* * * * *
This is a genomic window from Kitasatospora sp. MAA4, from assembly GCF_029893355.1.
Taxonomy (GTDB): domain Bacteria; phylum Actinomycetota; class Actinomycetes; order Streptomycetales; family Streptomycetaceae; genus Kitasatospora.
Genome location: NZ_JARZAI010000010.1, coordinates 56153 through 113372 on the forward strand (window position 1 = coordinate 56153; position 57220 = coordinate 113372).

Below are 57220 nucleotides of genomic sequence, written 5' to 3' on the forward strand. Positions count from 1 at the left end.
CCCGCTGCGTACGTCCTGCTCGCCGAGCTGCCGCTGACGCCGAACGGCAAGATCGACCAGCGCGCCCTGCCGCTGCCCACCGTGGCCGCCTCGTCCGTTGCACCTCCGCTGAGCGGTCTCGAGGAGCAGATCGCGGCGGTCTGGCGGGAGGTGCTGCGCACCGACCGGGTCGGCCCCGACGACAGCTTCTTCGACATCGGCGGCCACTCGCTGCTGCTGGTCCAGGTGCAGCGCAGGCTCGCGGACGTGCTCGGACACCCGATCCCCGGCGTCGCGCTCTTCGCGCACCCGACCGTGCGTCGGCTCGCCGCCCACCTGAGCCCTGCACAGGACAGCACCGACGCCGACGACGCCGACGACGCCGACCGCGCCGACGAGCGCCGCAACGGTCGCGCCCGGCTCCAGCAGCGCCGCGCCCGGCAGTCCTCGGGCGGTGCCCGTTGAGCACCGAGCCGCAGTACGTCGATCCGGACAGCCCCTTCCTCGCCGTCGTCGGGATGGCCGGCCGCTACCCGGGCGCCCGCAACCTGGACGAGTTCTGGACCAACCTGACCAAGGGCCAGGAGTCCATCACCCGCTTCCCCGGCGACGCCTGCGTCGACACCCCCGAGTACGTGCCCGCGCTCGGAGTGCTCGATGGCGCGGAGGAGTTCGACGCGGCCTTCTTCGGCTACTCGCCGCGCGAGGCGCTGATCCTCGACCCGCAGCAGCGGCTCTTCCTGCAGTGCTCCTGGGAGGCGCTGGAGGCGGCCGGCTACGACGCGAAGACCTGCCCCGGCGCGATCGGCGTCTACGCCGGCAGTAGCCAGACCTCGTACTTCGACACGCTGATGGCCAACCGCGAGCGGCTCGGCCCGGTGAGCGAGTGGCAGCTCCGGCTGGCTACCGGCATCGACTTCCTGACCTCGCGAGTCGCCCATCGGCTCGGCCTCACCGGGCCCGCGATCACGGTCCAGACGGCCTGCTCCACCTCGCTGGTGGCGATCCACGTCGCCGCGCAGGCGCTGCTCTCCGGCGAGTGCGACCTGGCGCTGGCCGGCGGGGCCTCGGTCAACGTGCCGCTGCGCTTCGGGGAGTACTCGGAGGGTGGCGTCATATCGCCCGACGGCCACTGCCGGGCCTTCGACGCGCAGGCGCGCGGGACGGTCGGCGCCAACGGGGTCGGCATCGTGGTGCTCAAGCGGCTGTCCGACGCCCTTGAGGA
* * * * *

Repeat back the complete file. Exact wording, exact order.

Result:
This is a genomic window from Kitasatospora sp. MAA4, from assembly GCF_029893355.1.
Taxonomy (GTDB): domain Bacteria; phylum Actinomycetota; class Actinomycetes; order Streptomycetales; family Streptomycetaceae; genus Kitasatospora.
Genome location: NZ_JARZAI010000010.1, coordinates 56153 through 113372 on the forward strand (window position 1 = coordinate 56153; position 57220 = coordinate 113372).

Below are 57220 nucleotides of genomic sequence, written 5' to 3' on the forward strand. Positions count from 1 at the left end.
CCCGCTGCGTACGTCCTGCTCGCCGAGCTGCCGCTGACGCCGAACGGCAAGATCGACCAGCGCGCCCTGCCGCTGCCCACCGTGGCCGCCTCGTCCGTTGCACCTCCGCTGAGCGGTCTCGAGGAGCAGATCGCGGCGGTCTGGCGGGAGGTGCTGCGCACCGACCGGGTCGGCCCCGACGACAGCTTCTTCGACATCGGCGGCCACTCGCTGCTGCTGGTCCAGGTGCAGCGCAGGCTCGCGGACGTGCTCGGACACCCGATCCCCGGCGTCGCGCTCTTCGCGCACCCGACCGTGCGTCGGCTCGCCGCCCACCTGAGCCCTGCACAGGACAGCACCGACGCCGACGACGCCGACGACGCCGACCGCGCCGACGAGCGCCGCAACGGTCGCGCCCGGCTCCAGCAGCGCCGCGCCCGGCAGTCCTCGGGCGGTGCCCGTTGAGCACCGAGCCGCAGTACGTCGATCCGGACAGCCCCTTCCTCGCCGTCGTCGGGATGGCCGGCCGCTACCCGGGCGCCCGCAACCTGGACGAGTTCTGGACCAACCTGACCAAGGGCCAGGAGTCCATCACCCGCTTCCCCGGCGACGCCTGCGTCGACACCCCCGAGTACGTGCCCGCGCTCGGAGTGCTCGATGGCGCGGAGGAGTTCGACGCGGCCTTCTTCGGCTACTCGCCGCGCGAGGCGCTGATCCTCGACCCGCAGCAGCGGCTCTTCCTGCAGTGCTCCTGGGAGGCGCTGGAGGCGGCCGGCTACGACGCGAAGACCTGCCCCGGCGCGATCGGCGTCTACGCCGGCAGTAGCCAGACCTCGTACTTCGACACGCTGATGGCCAACCGCGAGCGGCTCGGCCCGGTGAGCGAGTGGCAGCTCCGGCTGGCTACCGGCATCGACTTCCTGACCTCGCGAGTCGCCCATCGGCTCGGCCTCACCGGGCCCGCGATCACGGTCCAGACGGCCTGCTCCACCTCGCTGGTGGCGATCCACGTCGCCGCGCAGGCGCTGCTCTCCGGCGAGTGCGACCTGGCGCTGGCCGGCGGGGCCTCGGTCAACGTGCCGCTGCGCTTCGGGGAGTACTCGGAGGGTGGCGTCATATCGCCCGACGGCCACTGCCGGGCCTTCGACGCGCAGGCGCGCGGGACGGTCGGCGCCAACGGGGTCGGCATCGTGGTGCTCAAGCGGCTGTCCGACGCCCTTGAGGA